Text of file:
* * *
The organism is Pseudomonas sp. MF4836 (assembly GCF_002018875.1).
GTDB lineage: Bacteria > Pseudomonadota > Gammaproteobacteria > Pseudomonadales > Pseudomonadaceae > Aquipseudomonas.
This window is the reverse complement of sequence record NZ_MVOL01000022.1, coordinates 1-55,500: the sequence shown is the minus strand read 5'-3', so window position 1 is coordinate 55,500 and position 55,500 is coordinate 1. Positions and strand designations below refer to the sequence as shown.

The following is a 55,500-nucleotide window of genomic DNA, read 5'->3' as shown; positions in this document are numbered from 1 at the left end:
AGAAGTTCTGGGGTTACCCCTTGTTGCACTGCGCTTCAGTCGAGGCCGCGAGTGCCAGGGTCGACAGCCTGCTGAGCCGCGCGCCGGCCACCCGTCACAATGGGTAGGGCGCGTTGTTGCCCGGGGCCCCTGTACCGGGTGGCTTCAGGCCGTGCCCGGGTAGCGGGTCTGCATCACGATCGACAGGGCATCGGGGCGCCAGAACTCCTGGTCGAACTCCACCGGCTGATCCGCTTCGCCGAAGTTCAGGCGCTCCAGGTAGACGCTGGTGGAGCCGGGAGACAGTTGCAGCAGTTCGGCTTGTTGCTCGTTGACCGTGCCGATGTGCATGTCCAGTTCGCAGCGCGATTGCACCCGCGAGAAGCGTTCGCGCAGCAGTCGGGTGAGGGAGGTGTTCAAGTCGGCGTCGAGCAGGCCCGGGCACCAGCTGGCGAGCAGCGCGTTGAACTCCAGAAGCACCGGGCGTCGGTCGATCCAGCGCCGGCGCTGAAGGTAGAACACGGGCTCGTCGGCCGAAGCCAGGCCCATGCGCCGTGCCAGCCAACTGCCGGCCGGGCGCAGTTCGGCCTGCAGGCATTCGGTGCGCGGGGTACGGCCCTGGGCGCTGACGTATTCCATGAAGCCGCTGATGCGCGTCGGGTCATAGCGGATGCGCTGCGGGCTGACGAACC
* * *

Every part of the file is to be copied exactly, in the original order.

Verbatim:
The organism is Pseudomonas sp. MF4836 (assembly GCF_002018875.1).
GTDB lineage: Bacteria > Pseudomonadota > Gammaproteobacteria > Pseudomonadales > Pseudomonadaceae > Aquipseudomonas.
This window is the reverse complement of sequence record NZ_MVOL01000022.1, coordinates 1-55,500: the sequence shown is the minus strand read 5'-3', so window position 1 is coordinate 55,500 and position 55,500 is coordinate 1. Positions and strand designations below refer to the sequence as shown.

The following is a 55,500-nucleotide window of genomic DNA, read 5'->3' as shown; positions in this document are numbered from 1 at the left end:
AGAAGTTCTGGGGTTACCCCTTGTTGCACTGCGCTTCAGTCGAGGCCGCGAGTGCCAGGGTCGACAGCCTGCTGAGCCGCGCGCCGGCCACCCGTCACAATGGGTAGGGCGCGTTGTTGCCCGGGGCCCCTGTACCGGGTGGCTTCAGGCCGTGCCCGGGTAGCGGGTCTGCATCACGATCGACAGGGCATCGGGGCGCCAGAACTCCTGGTCGAACTCCACCGGCTGATCCGCTTCGCCGAAGTTCAGGCGCTCCAGGTAGACGCTGGTGGAGCCGGGAGACAGTTGCAGCAGTTCGGCTTGTTGCTCGTTGACCGTGCCGATGTGCATGTCCAGTTCGCAGCGCGATTGCACCCGCGAGAAGCGTTCGCGCAGCAGTCGGGTGAGGGAGGTGTTCAAGTCGGCGTCGAGCAGGCCCGGGCACCAGCTGGCGAGCAGCGCGTTGAACTCCAGAAGCACCGGGCGTCGGTCGATCCAGCGCCGGCGCTGAAGGTAGAACACGGGCTCGTCGGCCGAAGCCAGGCCCATGCGCCGTGCCAGCCAACTGCCGGCCGGGCGCAGTTCGGCCTGCAGGCATTCGGTGCGCGGGGTACGGCCCTGGGCGCTGACGTATTCCATGAAGCCGCTGATGCGCGTCGGGTCATAGCGGATGCGCTGCGGGCTGACGAACC